I’m very happy to announce that “Difference,” the latest issue of Vectors: Journal of Culture and Technology in a Dynamic Vernacular, is now live. Featuring seven new multimedia projects created in collaboration with a wide array of cutting-edge scholars, it’s a wonderfully diverse collection of works covering topics ranging from the war in Iraq to WiFi networks to Persian carpets. I contributed to two of the projects, “Blue Velvet” and “Nation on the Move,” as designer and programmer—deepest thanks to David Theo Goldberg and Minoo Moallem, respectively, for the opportunity to collaborate in such exciting ways.
I’ve excerpted each project’s peer response below to provide a quick overview of the issue’s contents—take a deep breath, and dig in!
“‘Blue Velvet: Re-Dressing New Orleans in Katrina’s Wake’ is a provocative engagement, in all senses of this term, with the ways that neo-liberal policies and the politics and economics of race and class, historical and contemporary, are literally remapping the meaning of the city. A project that is as much aural as visual, ‘Blue Velvet’ defies linearity of time and of narrative while it simultaneously immerses the site’s users in a topsy-turvy environment.”
“The ‘Deliberative Democracy and Difference’ project illustrates a devastating tension between the normative dreams of deliberative democrats and the nitty-gritty realities of actual political discussion. Deliberative democrats’ aim of using procedural rules to ensure a discursive environment of fairness, equality and civility is compelling as an ideal arrangement for ensuring democratic governance. In practice, however, it runs up against the problems of who participates in discussion, and how that participation takes place.”
“A project like ‘Killer Entertainments,’ by Jenny Terry and Raegan Kelly, is necessary in a time of war. This project recalls the response of many reporters, teachers and activists to the Vietnam War. That historical antecedent is crucial because we are addressing many of the same issues as forty years ago with our current military involvement in Iraq. ‘Killer Entertainments’ builds upon the Vietnam War’s legacy of gonzo journalism and teach-ins while using new approaches to scholarship and technologies.”
“This is a fascinating interactive essay that richly benefits from the interactive form. It is dense, deeply interconnected, and provocative. The interface ... questions the need for a basic unchanging knowledge matrix, and in this liberty it is able to spin new connections. ‘Nation on the Move’ is about carpets, but it is structured more like a spider web or a crazy quilt. This is wonderfully shown in the Index, where specific concepts like ‘the body’ show their shifting relation to contents and themes in a dynamic web-like interface.”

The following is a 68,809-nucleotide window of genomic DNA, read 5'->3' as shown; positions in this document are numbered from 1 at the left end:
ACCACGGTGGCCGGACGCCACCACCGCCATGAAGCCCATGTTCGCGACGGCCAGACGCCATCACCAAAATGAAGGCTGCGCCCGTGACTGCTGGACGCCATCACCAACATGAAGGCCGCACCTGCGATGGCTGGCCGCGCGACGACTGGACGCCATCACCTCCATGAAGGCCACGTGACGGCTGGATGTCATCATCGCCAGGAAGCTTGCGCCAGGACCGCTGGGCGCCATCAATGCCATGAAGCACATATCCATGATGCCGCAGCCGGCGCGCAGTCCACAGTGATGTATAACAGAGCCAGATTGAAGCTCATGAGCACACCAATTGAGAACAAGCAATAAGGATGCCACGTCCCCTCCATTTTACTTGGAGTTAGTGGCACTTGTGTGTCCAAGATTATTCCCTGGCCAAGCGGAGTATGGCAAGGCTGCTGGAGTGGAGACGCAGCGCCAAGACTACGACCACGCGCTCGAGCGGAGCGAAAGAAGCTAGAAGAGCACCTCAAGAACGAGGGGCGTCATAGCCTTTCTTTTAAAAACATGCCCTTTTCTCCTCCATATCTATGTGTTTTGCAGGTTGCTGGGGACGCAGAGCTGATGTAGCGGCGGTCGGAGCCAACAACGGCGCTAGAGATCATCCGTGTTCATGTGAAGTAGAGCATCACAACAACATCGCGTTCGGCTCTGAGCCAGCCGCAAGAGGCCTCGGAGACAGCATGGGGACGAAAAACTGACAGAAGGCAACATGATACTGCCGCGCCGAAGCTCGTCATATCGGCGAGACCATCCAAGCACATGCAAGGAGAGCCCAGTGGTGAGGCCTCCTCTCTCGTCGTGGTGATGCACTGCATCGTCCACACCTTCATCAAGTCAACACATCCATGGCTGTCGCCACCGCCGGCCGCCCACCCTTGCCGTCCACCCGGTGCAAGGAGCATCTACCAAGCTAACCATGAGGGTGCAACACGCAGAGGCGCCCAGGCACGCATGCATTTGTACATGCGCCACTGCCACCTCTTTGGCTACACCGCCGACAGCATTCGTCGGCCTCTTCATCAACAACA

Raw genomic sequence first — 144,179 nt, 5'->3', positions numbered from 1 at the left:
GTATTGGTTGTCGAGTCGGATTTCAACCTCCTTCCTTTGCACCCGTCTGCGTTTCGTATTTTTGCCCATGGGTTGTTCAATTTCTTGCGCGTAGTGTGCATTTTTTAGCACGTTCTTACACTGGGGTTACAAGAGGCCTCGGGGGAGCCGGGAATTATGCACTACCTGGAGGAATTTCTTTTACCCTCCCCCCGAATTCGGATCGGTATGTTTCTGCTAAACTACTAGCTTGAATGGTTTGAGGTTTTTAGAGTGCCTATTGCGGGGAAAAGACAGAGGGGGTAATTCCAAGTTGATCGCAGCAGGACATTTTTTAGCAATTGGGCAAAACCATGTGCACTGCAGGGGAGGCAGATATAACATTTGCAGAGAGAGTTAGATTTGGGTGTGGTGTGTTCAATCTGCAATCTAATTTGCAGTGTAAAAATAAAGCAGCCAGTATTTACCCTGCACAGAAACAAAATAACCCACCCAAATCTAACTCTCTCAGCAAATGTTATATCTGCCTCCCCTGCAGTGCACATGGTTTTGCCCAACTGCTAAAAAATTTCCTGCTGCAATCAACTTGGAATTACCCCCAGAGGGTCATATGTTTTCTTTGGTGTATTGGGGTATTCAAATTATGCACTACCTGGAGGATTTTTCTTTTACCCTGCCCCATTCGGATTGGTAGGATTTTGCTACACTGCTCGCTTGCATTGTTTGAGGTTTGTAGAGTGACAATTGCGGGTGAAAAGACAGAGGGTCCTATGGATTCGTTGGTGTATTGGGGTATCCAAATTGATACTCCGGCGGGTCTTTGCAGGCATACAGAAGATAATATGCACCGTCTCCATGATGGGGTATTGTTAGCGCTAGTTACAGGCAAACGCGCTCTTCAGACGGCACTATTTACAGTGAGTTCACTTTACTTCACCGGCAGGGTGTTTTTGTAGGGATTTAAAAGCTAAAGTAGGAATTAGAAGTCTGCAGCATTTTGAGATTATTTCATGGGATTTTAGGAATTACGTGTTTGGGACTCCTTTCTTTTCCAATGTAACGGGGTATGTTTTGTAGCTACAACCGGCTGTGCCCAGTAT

“‘Programmed Visions’ presents a tension between the indexical, that which is purely information, and an aesthetics of information. As mediation, it creates a sense of vertigo and a chase. If I touch or move can I still grasp this archive? Can I get it all? How is it held? The slippery motion is indicative of Chun’s point about the semiotics and ideology of race.”
“Hence the idea for ‘Rendering Electromagnetic Distribution’ (RED): it turned out that the detailed demographics of these neighborhoods ‘a weighted combination of race, age, income, education and density’ explained much of the variation in Wi-Fi activity. So the RED team designed an interactive map generator that uses demographic information to predict how much Wi-Fi use should be expected in a given place. RED depicts Wi-Fi as a scarlet haze floating over the city, denser where use is greater.”
“...‘ThoughtMesh,’ a dynamic and compelling mode of structuring and interlinking scholarly texts via shared tags. The combination of a simple user interface with a system of both automatically and manually generated tags that serve as links across all of the texts in the “mesh” results here in a compelling means of reorganizing scholarly publishing as a community-based, rather than individual, activity, one that recognizes the foundations of such publishing in open, mobile discourse.”
This is one reason why I’m really digging Flex right now. I’m in the design phase with Sharon Daniel on a follow-up project to Public Secrets and we’re talking about dynamically generating a large number of curved forms as part of the design. All well and good, but how do I mock up the curves without drawing a million squiggly lines by hand? Easy—build a little Flex app that lets me set the parameters of the curve and generate as many as I want, then take screenshots and bring them into Photoshop. This is my first app using this many controls, and it only took a couple hours to put together. There’s a lot of ways in which Flex makes building this kind of thing feel as easy as it really should.
The curve is drawn using a cardinal spline algorithm (Update: c-spline source code) I first ported to Lingo back when I was working on Chroma, and then to ActionScript a couple years ago for Mobile Figures. I like it because it’ll run a smooth curve through any number of values without you needing to specify separate control points.
Check out the app: Curve Designer
Making music out of the data of interplanetary exploration.
Making music out of the data of interplanetary exploration.
Here’s a list of links to works cited in my recent talk “Storytelling in the Age of Divided Screens” at Gallaudet University.
I’m very happy to announce the launch of “Timeframing: The Art of Comics on Screens,” a new website that explores what comics have to teach us about creative communication in the age of screen media.
To celebrate the launch of Upgrade Soul, here’s a screen shot of an eleven year old prototype I made that sets artwork from Will Eisner’s “The Treasure of Avenue ‘C’” (a story from New York: The Big City) in two dynamically resizable panels.